When the time came for me to rewire my house, I discovered I had been living in a death trap for eighteen years.

Every day and each trip into the attic brought a fresh new nightmare to unpick.

I’ll start with the obvious: there was no earthing in the shower room. The live and neutral were secured in large termination blocks, wrapped up in super-sticky, slightly melted electrical tape. And for a room with a regular coupling together of electricity, water and steam, this was beyond dangerous.

The cooker cable was covered in melted insulation beads from the wall cavity. It was in three pieces: the first, in four millimetre cable, melted the insulation around it before reaching a junction box and the second length, which had changed inexplicably to six millimetre and a very real feeling of impending doom; another junction box and the third length appeared, back to four millimetre, and let confusion reign.

One length of socket cable was coated in paper sheathing. I don’t know when they discontinued paper sheathing but I’ll guess it was pre-War. I found it in 2013.

There were forty-seven junction boxes in the attic. This smacks of an indecisive electrician, an enthusiastic if clueless DIYer, or a regularly growing house.

A cable in the kitchen had been swan-necked around the corner of a worktop, just barely concealed under a paper thin coating of plaster. It was hideous.

There was a working cable on the living room ring main which had a four millimetre drill hole in it. That should not have been possible. I pulled out the cable with a mixture of laughter, sweat patches and tears.

There was a security light on the edge of the conservatory which was powered via a socket inside the sun room. The security light had no earth and was fitted with the wrong size fuse.

When I removed that sucker, I had to put my whole weight on the security bracket to loosen the rust, got bitten by a horsefly and retired to the Legion. A large bump had come up on the side of my neck and I don’t enjoy doctor’s appointments.

Several incarnations of receptionist have shown rather more interest in why I want to see the doctor than I have felt is particularly reasonable without at least one dinner date. Besides which, unless the receptionist is a doctor, she doesn’t have the stones to tell me what’s wrong with me.

The other difficulty with seeing my doctor is I’m friendly with his wife, so with any appointment, I’m immediately on the back-foot. I am clearly not there for a social visit, but I feel bad for not bringing wine.

No, if a bump comes up on my neck, I go to the Legion. We have a former Army dentist as our Treasurer: Fred can tell me what it is. And he did. Lymph node. Possible reaction to a bite or infection. Damn horse fly.

Worries allayed and fears repressed, I went back to ripping down the rusted security light.

It should have been a warning, some years back, when I knocked down the crazy-paving fireplace and found a length of dead cable strung from one side of the hearth to the other, sealed at either end with a clump of blu-tac.

This is why we never had a real fire. My dad put his hand up underneath the front piece, felt the cable, and decided an authentic country fireplace might create an insurance claim. Of course, he didn’t say it that way. My mother would have found someone to blame and written a strongly worded letter.

He said we would need to get the chimney swept and that would mean finding someone reliable, and we were in a new area, unfamiliar with anyone, so that could take a while.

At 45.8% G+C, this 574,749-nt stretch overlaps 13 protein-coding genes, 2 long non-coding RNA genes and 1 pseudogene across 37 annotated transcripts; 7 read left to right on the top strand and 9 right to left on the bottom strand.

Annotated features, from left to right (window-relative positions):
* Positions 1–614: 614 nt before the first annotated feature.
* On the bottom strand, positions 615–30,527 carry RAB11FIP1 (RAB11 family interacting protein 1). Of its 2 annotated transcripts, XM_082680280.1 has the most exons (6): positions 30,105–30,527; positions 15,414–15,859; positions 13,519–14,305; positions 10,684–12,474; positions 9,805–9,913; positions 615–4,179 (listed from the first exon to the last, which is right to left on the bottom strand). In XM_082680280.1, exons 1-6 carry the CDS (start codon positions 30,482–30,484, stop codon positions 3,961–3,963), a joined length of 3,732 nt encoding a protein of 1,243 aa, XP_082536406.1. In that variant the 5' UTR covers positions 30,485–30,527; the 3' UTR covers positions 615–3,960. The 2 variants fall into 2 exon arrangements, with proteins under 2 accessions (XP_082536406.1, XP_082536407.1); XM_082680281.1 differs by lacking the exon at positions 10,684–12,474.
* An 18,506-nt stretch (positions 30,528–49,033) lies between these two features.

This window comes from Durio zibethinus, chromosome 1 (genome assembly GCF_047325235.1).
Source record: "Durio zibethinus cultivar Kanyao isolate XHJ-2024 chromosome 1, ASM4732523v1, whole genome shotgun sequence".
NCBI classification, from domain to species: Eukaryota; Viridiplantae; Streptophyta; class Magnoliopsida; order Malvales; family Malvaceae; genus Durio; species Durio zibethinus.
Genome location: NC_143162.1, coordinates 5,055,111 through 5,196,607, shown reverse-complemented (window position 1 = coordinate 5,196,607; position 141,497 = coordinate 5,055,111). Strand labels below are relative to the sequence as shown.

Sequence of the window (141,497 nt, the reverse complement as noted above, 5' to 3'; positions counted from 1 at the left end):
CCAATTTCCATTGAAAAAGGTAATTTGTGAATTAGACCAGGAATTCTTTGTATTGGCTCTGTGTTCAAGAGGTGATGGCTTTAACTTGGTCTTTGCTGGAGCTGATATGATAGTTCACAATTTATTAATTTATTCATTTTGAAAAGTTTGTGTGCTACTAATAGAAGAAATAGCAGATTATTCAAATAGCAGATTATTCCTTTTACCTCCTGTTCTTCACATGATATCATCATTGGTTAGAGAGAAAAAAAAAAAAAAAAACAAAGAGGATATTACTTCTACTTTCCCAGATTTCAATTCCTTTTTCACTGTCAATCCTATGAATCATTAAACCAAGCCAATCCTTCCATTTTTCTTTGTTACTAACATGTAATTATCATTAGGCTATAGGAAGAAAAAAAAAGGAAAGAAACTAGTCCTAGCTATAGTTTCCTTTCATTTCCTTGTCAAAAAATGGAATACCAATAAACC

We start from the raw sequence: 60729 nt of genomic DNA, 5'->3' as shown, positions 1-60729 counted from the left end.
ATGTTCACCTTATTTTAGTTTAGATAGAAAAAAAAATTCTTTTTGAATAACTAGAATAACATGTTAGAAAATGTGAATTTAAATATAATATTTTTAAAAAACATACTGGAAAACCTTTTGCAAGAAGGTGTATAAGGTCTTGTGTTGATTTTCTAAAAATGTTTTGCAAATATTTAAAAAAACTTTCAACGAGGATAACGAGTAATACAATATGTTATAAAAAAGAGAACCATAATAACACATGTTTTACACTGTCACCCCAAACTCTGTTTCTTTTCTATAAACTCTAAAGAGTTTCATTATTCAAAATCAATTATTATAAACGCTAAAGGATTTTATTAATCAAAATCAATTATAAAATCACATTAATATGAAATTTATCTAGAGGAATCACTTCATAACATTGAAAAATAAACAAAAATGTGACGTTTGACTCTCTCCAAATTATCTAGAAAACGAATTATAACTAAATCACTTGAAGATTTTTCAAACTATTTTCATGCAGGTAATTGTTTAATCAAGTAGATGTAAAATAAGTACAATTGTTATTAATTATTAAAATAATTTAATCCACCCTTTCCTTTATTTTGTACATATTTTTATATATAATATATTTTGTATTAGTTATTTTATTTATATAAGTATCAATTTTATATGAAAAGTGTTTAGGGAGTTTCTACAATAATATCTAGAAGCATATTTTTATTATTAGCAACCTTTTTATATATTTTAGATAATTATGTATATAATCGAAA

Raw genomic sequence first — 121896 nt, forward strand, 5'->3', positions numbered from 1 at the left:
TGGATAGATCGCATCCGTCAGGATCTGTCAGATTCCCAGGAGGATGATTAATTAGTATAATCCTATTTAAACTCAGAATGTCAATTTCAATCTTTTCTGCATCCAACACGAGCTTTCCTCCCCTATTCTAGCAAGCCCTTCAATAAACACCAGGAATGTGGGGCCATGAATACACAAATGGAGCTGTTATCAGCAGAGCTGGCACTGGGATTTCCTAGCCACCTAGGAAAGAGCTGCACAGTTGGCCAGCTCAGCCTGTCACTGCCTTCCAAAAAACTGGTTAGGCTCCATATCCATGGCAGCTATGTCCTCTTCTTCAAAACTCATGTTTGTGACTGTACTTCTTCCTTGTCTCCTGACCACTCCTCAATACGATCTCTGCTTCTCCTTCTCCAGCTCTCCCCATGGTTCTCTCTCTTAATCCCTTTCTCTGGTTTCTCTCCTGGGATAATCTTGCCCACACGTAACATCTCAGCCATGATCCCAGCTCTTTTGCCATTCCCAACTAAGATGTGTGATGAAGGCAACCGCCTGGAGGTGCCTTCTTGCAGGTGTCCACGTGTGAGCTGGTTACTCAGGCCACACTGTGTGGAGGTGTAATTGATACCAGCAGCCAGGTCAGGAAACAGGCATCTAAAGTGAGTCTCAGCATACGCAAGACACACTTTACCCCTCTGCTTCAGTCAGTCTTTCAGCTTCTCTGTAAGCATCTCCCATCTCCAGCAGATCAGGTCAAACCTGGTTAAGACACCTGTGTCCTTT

The reddish-brown, crazy-paving, with varnished stone was very seventies. It certainly suited a little bungalow with an avocado bathroom suite, and brown flowers on the kitchen tiles.

The fireplace fascia stretched from floor to ceiling in shades of shite, and boxed out the room left and right with a mini bar and television spot. My dad knocked out the left and right before we had even unpacked. I suppose it was then that my dad felt the cable, and decided not to rip down the whole of the mighty edifice. He simply reduced it down to mantelpiece height, and left the slighty grotty mess below in order to prevent tearing out a potentially-working cable.

As it happened the cable was definitely disconnected, but my dad would not tinker with electricals. He had a healthy respect for anything invisible which could kill people.

Some years later, I, as a newly trained and fully equipped electrician, set my voltage detector on the cable, found it to be dead as disco and started imagining a sitting room without a great, hulking disappointment in the middle of the wall.

When my friends started having babies, and toddling was not far off, I decided that the children might think the fireplace was something to climb. All babies are potential conquerors and I was uncertain what sort of weight the fireplace could take.

I slipped a chisel behind a corner stone. I hadn’t expected it to fit. It did, quite readily. I ran through to the bedroom and grabbed my duvet. I laid it out below the stones, hopeful of protecting the parquet.

A tiny wiggle. Nothing much. I’ve put more effort into opening a can of tuna. One little wiggle and the whole thing came down. In one piece.

It was ten at night and my neighbours, in their eighties, heard the bang. I had dents in my wooden floor, but I hadn’t been decimated. They were pleased not to have to come up with a workable alibi beyond watching ‘Jonathan Creek’, and hung up.

In the course of my correcting the electrical system in my house, I discovered a biscuit tin in the bedroom wall.

Of course, I had hoped it contained several thousand doubloons and a sniff of a life in Holland Park. Sadly not, it was covering an old air vent, nothing more.

Now, dear reader, the time has come to tell you: if you have read every post in this blog, you have absorbed 65,000 Words of Bin. In effect, you have read a book by me.

I suspect it’s just you and me, Stephen, but I thank you.